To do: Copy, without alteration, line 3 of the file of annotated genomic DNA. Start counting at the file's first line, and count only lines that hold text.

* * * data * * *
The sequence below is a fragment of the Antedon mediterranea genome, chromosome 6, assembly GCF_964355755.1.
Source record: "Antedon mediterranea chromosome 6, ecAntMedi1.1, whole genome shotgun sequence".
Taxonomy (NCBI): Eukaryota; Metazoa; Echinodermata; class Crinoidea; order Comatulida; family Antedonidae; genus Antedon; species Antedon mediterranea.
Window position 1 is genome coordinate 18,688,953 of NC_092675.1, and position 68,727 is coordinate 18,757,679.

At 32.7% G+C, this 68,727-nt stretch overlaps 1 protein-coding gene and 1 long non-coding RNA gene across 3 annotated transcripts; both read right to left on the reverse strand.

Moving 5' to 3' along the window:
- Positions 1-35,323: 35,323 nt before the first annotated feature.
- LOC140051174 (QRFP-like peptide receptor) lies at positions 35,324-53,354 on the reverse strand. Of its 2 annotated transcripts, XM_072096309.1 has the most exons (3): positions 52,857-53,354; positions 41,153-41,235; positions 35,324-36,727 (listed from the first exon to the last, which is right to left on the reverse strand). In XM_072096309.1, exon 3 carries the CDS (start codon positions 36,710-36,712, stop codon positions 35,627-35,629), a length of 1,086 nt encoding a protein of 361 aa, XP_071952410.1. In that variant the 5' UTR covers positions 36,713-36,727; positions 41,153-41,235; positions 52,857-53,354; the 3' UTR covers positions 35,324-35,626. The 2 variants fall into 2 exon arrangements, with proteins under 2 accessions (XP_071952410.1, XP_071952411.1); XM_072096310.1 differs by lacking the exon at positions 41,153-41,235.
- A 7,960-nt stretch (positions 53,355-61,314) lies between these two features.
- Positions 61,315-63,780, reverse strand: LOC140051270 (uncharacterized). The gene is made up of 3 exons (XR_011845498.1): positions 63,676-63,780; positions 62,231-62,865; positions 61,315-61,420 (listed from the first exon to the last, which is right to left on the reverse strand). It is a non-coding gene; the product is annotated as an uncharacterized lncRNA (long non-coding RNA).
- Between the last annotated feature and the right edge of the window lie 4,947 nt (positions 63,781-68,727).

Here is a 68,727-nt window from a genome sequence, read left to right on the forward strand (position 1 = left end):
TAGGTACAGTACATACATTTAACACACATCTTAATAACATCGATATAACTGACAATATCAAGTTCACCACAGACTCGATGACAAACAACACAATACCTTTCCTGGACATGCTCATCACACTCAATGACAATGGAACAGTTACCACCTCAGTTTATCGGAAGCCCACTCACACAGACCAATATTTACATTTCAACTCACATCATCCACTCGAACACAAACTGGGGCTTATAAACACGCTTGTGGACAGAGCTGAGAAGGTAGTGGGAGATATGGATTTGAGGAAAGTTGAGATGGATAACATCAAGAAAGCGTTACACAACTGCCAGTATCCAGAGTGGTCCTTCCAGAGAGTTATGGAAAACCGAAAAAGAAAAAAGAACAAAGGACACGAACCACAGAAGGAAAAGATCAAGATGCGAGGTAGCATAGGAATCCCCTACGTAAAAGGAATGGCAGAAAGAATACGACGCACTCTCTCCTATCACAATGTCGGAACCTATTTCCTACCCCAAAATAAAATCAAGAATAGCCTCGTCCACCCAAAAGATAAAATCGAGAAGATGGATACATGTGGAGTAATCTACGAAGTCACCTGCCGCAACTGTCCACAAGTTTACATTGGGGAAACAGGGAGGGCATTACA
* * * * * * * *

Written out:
Taxonomy (NCBI): Eukaryota; Metazoa; Echinodermata; class Crinoidea; order Comatulida; family Antedonidae; genus Antedon; species Antedon mediterranea.